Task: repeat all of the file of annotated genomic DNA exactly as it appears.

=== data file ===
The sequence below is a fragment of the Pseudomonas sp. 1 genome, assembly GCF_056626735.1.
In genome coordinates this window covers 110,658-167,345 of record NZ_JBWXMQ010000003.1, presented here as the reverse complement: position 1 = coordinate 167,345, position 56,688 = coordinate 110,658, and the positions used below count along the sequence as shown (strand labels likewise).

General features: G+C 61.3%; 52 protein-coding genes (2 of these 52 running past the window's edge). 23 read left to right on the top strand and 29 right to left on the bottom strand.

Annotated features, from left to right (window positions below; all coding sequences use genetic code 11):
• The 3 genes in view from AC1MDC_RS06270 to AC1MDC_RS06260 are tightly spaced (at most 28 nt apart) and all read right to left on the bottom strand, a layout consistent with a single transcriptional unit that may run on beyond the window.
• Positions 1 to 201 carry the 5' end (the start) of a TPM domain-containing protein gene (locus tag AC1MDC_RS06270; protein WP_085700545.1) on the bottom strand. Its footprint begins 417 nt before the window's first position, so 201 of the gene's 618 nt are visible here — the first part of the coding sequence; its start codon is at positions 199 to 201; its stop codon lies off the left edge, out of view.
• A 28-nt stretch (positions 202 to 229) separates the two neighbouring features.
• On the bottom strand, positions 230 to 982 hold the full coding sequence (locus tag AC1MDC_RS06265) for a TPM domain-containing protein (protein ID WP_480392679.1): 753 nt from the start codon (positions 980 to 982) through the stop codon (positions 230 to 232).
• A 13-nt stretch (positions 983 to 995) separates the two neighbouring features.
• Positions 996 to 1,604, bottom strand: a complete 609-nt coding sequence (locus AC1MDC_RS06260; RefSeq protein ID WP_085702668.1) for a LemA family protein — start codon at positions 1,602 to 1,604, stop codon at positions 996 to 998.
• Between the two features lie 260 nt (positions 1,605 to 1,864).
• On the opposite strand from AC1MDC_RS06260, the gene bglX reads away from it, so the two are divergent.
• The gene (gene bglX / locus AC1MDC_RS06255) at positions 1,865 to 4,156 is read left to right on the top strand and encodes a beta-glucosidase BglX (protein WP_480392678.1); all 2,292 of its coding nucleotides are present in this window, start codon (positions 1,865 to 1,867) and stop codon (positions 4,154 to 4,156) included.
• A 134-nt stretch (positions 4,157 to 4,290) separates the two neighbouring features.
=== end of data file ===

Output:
The sequence below is a fragment of the Pseudomonas sp. 1 genome, assembly GCF_056626735.1.
In genome coordinates this window covers 110,658-167,345 of record NZ_JBWXMQ010000003.1, presented here as the reverse complement: position 1 = coordinate 167,345, position 56,688 = coordinate 110,658, and the positions used below count along the sequence as shown (strand labels likewise).

General features: G+C 61.3%; 52 protein-coding genes (2 of these 52 running past the window's edge). 23 read left to right on the top strand and 29 right to left on the bottom strand.

Annotated features, from left to right (window positions below; all coding sequences use genetic code 11):
• The 3 genes in view from AC1MDC_RS06270 to AC1MDC_RS06260 are tightly spaced (at most 28 nt apart) and all read right to left on the bottom strand, a layout consistent with a single transcriptional unit that may run on beyond the window.
• Positions 1 to 201 carry the 5' end (the start) of a TPM domain-containing protein gene (locus tag AC1MDC_RS06270; protein WP_085700545.1) on the bottom strand. Its footprint begins 417 nt before the window's first position, so 201 of the gene's 618 nt are visible here — the first part of the coding sequence; its start codon is at positions 199 to 201; its stop codon lies off the left edge, out of view.
• A 28-nt stretch (positions 202 to 229) separates the two neighbouring features.
• On the bottom strand, positions 230 to 982 hold the full coding sequence (locus tag AC1MDC_RS06265) for a TPM domain-containing protein (protein ID WP_480392679.1): 753 nt from the start codon (positions 980 to 982) through the stop codon (positions 230 to 232).
• A 13-nt stretch (positions 983 to 995) separates the two neighbouring features.
• Positions 996 to 1,604, bottom strand: a complete 609-nt coding sequence (locus AC1MDC_RS06260; RefSeq protein ID WP_085702668.1) for a LemA family protein — start codon at positions 1,602 to 1,604, stop codon at positions 996 to 998.
• Between the two features lie 260 nt (positions 1,605 to 1,864).
• On the opposite strand from AC1MDC_RS06260, the gene bglX reads away from it, so the two are divergent.
• The gene (gene bglX / locus AC1MDC_RS06255) at positions 1,865 to 4,156 is read left to right on the top strand and encodes a beta-glucosidase BglX (protein WP_480392678.1); all 2,292 of its coding nucleotides are present in this window, start codon (positions 1,865 to 1,867) and stop codon (positions 4,154 to 4,156) included.
• A 134-nt stretch (positions 4,157 to 4,290) separates the two neighbouring features.